Teaching groups

If you are teaching four or more students then organise into groups of similar numbers. This group format is essential for several reasons. If the students work as individuals then the brighter students tend to give all the answers or become impatient if they are not allowed to do so.

In the group situation even the most silent member of the group can watch in action the thinking of the other group members as they discuss matters. The shyness that prevents many students from offering opinions disappear when they are operating within their own small groups instead of with the teacher and the whole class.

Within each group there is more time for back-and-forth discussion, disagreement and alternative points of view than with the whole class. The thinking lessons require  the practice of a particular thinking operation and this is easiest in small groups. It is not a matter of receiving knowledge or finding the right answer.

Forming the Groups

There are several ways of doing this:

1. Groups put together by the teacher who knows the class and divides it into the groups that would work best.

2. Arbitrary arrangement. This can also be done by having the students pick up slips of paper which assign them to a particular group.

The grouping of friends is not recommended since they may find their own company so delightful that little attention is paid to the lesson itself.

Size of Groups

In general, aim to keep group sizes small. The ideal group size is four. More than six is difficult. The more groups there are, the less time the teacher will have to hear all of the output from each group. One way to address this is to ask one group to give a full output and then invite the other groups to add extra suggestions.


There are times when someone has to give the output of the whole group. This spokesperson should be determined beforehand. The spokesperson may want to take down in note form the output produced by the group. From time to time the teacher may call upon a different member of the group to be spokesperson in order to give everyone a chance to express the ideas of the group.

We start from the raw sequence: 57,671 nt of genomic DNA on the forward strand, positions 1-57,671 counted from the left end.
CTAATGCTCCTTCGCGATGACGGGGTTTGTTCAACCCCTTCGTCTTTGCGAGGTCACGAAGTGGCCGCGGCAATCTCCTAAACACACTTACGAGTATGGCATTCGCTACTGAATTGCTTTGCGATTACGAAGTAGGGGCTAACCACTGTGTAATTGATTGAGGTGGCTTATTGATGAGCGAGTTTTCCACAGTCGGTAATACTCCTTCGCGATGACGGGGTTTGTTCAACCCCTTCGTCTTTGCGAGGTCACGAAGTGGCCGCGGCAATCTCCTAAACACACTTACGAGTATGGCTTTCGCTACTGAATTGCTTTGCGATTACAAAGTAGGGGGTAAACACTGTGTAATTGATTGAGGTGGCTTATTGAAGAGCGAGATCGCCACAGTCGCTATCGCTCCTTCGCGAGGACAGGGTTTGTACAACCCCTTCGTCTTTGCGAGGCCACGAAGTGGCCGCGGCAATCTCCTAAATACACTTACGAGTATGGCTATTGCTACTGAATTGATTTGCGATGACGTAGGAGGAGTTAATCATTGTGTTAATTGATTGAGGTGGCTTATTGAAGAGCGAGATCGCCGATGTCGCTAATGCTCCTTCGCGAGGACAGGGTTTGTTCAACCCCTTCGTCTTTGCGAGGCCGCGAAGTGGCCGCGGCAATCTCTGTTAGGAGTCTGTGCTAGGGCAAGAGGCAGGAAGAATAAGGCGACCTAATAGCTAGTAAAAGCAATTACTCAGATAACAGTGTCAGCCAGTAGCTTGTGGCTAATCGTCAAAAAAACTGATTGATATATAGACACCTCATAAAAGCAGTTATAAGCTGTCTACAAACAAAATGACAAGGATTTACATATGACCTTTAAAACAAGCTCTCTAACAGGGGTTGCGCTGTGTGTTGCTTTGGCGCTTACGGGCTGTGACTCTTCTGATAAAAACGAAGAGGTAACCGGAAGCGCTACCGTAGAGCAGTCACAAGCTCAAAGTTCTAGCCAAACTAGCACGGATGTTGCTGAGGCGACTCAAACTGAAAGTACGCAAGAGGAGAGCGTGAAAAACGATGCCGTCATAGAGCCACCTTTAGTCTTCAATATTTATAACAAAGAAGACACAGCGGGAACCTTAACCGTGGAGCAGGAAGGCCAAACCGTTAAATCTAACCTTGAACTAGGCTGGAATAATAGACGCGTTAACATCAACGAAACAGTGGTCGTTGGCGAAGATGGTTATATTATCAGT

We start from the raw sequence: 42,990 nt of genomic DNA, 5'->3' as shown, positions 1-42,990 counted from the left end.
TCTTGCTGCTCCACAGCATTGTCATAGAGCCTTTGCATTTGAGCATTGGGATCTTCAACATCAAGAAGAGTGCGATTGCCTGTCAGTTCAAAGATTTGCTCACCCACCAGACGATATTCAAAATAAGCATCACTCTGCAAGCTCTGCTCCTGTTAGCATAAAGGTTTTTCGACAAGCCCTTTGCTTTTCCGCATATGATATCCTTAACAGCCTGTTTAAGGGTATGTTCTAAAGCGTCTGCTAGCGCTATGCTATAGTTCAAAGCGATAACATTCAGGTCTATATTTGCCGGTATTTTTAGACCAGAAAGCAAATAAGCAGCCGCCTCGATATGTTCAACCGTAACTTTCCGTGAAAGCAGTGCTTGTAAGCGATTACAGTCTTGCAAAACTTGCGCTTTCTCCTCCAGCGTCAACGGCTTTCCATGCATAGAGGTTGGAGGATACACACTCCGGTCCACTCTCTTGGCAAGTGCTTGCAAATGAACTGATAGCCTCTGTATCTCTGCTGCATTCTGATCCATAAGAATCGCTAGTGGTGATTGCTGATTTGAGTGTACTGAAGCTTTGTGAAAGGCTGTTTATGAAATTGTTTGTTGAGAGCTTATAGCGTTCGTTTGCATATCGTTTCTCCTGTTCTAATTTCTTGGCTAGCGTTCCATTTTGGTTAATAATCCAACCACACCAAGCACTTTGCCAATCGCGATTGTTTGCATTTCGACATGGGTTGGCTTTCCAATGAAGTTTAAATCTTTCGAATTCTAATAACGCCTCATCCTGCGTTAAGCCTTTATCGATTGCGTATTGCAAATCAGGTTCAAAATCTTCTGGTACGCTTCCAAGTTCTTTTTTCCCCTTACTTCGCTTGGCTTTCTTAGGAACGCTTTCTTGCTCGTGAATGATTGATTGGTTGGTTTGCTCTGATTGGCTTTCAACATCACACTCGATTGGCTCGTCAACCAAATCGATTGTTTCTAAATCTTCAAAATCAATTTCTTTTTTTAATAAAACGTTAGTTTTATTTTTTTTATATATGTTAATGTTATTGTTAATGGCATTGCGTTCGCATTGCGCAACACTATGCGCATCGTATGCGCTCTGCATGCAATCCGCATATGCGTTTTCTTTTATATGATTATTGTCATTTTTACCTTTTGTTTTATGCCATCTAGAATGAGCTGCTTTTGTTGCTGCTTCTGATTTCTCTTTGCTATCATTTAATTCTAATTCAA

Change of Groups

The groups may be changed from time to time: for instance after every three lessons. Minor switches can be made if there are personality difficulties or if a teacher notices that a particular group is weak. Sometimes one or two individuals want to opt out of a group to work on their own. This should not be encouraged but may be allowed in exceptional circumstances.

Disadvantages of Groups

Some high-achieving students find that in a group they cannot express their own ideas because of the necessity for compromise or because the ideas are credited to the group. In the lessons there are opportunities for individuals to respond on their own either in the discussion period or in the offering of additional ideas after the designated group has given its output. There are additional practice items that can be set as written output these high-achieving students.

Group Output

The members of a group discuss the situation they have been asked to think about and develop their ideas and conclusions. One of the groups is then invited by the teacher to give its output through its spokesperson. The other groups listen and can then add their own ideas, comments or disagreements provided that they are new points. These additions may be done either by the group spokesperson or by individuals in a group. If they have something to say the groups raise their hands to attract the teacher's attention and the teacher chooses the desired groups.

There are other ways to organize the output. For instance in some cases each group in turn gives one point. In some cases the groups are tackling different situations and here each group has to give its own output. The output is usually verbal but the teacher can also ask for written output.

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